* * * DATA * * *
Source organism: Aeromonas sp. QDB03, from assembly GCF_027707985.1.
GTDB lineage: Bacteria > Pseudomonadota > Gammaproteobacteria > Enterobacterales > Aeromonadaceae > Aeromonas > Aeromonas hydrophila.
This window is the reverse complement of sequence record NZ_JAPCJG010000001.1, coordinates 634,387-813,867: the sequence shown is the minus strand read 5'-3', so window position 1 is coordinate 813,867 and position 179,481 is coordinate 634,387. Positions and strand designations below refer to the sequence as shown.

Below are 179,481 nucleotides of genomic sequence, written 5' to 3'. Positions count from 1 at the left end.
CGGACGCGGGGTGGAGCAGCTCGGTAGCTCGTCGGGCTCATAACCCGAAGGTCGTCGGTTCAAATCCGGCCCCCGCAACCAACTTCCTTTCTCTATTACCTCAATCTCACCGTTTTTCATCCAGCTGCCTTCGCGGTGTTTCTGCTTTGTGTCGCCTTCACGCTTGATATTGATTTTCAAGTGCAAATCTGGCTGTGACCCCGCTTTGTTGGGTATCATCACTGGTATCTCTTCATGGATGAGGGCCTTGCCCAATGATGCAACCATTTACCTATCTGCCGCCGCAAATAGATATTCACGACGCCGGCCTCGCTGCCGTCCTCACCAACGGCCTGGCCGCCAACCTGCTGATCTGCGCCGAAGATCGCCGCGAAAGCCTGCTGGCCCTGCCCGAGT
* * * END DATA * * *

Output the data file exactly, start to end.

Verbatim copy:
Source organism: Aeromonas sp. QDB03, from assembly GCF_027707985.1.
GTDB lineage: Bacteria > Pseudomonadota > Gammaproteobacteria > Enterobacterales > Aeromonadaceae > Aeromonas > Aeromonas hydrophila.
This window is the reverse complement of sequence record NZ_JAPCJG010000001.1, coordinates 634,387-813,867: the sequence shown is the minus strand read 5'-3', so window position 1 is coordinate 813,867 and position 179,481 is coordinate 634,387. Positions and strand designations below refer to the sequence as shown.

Below are 179,481 nucleotides of genomic sequence, written 5' to 3'. Positions count from 1 at the left end.
CGGACGCGGGGTGGAGCAGCTCGGTAGCTCGTCGGGCTCATAACCCGAAGGTCGTCGGTTCAAATCCGGCCCCCGCAACCAACTTCCTTTCTCTATTACCTCAATCTCACCGTTTTTCATCCAGCTGCCTTCGCGGTGTTTCTGCTTTGTGTCGCCTTCACGCTTGATATTGATTTTCAAGTGCAAATCTGGCTGTGACCCCGCTTTGTTGGGTATCATCACTGGTATCTCTTCATGGATGAGGGCCTTGCCCAATGATGCAACCATTTACCTATCTGCCGCCGCAAATAGATATTCACGACGCCGGCCTCGCTGCCGTCCTCACCAACGGCCTGGCCGCCAACCTGCTGATCTGCGCCGAAGATCGCCGCGAAAGCCTGCTGGCCCTGCCCGAGT